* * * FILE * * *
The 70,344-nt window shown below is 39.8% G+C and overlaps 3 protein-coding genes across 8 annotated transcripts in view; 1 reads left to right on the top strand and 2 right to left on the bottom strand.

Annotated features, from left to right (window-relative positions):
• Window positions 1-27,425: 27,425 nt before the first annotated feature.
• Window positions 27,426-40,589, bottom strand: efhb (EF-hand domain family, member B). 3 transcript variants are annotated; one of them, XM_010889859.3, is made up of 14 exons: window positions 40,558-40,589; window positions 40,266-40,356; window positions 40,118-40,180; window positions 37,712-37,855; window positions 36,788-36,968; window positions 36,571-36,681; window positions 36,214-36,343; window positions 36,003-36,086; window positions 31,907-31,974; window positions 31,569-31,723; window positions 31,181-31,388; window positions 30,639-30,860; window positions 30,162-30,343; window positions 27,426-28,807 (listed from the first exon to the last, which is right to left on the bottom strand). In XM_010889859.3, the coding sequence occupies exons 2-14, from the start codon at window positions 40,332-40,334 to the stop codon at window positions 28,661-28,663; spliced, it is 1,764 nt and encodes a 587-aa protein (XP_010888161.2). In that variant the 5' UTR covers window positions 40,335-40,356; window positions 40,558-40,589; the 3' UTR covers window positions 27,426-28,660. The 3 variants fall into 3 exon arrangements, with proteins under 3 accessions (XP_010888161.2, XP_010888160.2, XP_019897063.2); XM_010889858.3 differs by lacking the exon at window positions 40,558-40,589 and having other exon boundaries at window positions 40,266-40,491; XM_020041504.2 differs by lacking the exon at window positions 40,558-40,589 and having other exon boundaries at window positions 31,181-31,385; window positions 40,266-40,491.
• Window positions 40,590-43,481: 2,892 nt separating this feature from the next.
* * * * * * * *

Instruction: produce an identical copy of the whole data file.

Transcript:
The 70,344-nt window shown below is 39.8% G+C and overlaps 3 protein-coding genes across 8 annotated transcripts in view; 1 reads left to right on the top strand and 2 right to left on the bottom strand.

Annotated features, from left to right (window-relative positions):
• Window positions 1-27,425: 27,425 nt before the first annotated feature.
• Window positions 27,426-40,589, bottom strand: efhb (EF-hand domain family, member B). 3 transcript variants are annotated; one of them, XM_010889859.3, is made up of 14 exons: window positions 40,558-40,589; window positions 40,266-40,356; window positions 40,118-40,180; window positions 37,712-37,855; window positions 36,788-36,968; window positions 36,571-36,681; window positions 36,214-36,343; window positions 36,003-36,086; window positions 31,907-31,974; window positions 31,569-31,723; window positions 31,181-31,388; window positions 30,639-30,860; window positions 30,162-30,343; window positions 27,426-28,807 (listed from the first exon to the last, which is right to left on the bottom strand). In XM_010889859.3, the coding sequence occupies exons 2-14, from the start codon at window positions 40,332-40,334 to the stop codon at window positions 28,661-28,663; spliced, it is 1,764 nt and encodes a 587-aa protein (XP_010888161.2). In that variant the 5' UTR covers window positions 40,335-40,356; window positions 40,558-40,589; the 3' UTR covers window positions 27,426-28,660. The 3 variants fall into 3 exon arrangements, with proteins under 3 accessions (XP_010888161.2, XP_010888160.2, XP_019897063.2); XM_010889858.3 differs by lacking the exon at window positions 40,558-40,589 and having other exon boundaries at window positions 40,266-40,491; XM_020041504.2 differs by lacking the exon at window positions 40,558-40,589 and having other exon boundaries at window positions 31,181-31,385; window positions 40,266-40,491.
• Window positions 40,590-43,481: 2,892 nt separating this feature from the next.